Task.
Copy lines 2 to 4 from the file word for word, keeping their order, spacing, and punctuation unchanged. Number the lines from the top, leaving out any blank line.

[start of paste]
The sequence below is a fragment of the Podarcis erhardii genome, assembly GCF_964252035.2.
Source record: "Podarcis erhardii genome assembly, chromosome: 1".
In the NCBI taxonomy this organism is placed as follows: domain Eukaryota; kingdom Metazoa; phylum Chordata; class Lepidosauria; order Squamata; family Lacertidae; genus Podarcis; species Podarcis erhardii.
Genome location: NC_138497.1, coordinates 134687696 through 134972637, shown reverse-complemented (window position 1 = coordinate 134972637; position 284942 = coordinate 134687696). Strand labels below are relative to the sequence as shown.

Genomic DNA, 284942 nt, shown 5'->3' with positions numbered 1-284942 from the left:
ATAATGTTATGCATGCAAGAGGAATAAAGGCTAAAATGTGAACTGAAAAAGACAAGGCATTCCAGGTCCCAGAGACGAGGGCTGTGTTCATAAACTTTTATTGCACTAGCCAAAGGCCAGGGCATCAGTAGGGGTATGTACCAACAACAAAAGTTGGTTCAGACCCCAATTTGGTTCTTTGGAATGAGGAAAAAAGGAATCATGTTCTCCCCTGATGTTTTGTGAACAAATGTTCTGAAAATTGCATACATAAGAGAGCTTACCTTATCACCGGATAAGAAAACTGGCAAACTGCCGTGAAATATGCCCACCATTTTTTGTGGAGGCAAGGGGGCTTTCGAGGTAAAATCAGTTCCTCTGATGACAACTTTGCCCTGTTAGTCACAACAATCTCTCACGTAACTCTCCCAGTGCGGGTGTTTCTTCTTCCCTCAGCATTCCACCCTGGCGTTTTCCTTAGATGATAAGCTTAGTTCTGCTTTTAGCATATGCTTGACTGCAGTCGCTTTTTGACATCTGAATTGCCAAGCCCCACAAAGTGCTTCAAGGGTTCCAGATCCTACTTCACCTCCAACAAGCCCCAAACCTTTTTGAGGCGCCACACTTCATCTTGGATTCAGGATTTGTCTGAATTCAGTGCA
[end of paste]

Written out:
Source record: "Podarcis erhardii genome assembly, chromosome: 1".
In the NCBI taxonomy this organism is placed as follows: domain Eukaryota; kingdom Metazoa; phylum Chordata; class Lepidosauria; order Squamata; family Lacertidae; genus Podarcis; species Podarcis erhardii.
Genome location: NC_138497.1, coordinates 134687696 through 134972637, shown reverse-complemented (window position 1 = coordinate 134972637; position 284942 = coordinate 134687696). Strand labels below are relative to the sequence as shown.